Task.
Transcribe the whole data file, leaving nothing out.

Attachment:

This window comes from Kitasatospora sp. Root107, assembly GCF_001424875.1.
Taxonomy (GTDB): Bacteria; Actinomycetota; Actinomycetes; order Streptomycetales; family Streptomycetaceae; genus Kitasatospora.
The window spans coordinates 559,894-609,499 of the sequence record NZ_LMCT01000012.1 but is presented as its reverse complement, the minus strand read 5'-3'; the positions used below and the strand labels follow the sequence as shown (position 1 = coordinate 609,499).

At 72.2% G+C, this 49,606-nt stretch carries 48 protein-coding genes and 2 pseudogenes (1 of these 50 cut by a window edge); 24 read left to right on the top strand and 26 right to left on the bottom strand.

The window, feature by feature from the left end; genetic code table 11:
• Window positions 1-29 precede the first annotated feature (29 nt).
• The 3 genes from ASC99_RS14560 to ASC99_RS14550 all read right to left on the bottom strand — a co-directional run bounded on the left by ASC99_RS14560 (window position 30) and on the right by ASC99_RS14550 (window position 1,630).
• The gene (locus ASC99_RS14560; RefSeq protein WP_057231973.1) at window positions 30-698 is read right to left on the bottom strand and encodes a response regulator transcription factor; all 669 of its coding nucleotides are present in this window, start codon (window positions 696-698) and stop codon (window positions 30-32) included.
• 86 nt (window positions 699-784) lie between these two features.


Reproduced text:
This window comes from Kitasatospora sp. Root107, assembly GCF_001424875.1.
Taxonomy (GTDB): Bacteria; Actinomycetota; Actinomycetes; order Streptomycetales; family Streptomycetaceae; genus Kitasatospora.
The window spans coordinates 559,894-609,499 of the sequence record NZ_LMCT01000012.1 but is presented as its reverse complement, the minus strand read 5'-3'; the positions used below and the strand labels follow the sequence as shown (position 1 = coordinate 609,499).

At 72.2% G+C, this 49,606-nt stretch carries 48 protein-coding genes and 2 pseudogenes (1 of these 50 cut by a window edge); 24 read left to right on the top strand and 26 right to left on the bottom strand.

The window, feature by feature from the left end; genetic code table 11:
• Window positions 1-29 precede the first annotated feature (29 nt).
• The 3 genes from ASC99_RS14560 to ASC99_RS14550 all read right to left on the bottom strand — a co-directional run bounded on the left by ASC99_RS14560 (window position 30) and on the right by ASC99_RS14550 (window position 1,630).
• The gene (locus ASC99_RS14560; RefSeq protein WP_057231973.1) at window positions 30-698 is read right to left on the bottom strand and encodes a response regulator transcription factor; all 669 of its coding nucleotides are present in this window, start codon (window positions 696-698) and stop codon (window positions 30-32) included.
• 86 nt (window positions 699-784) lie between these two features.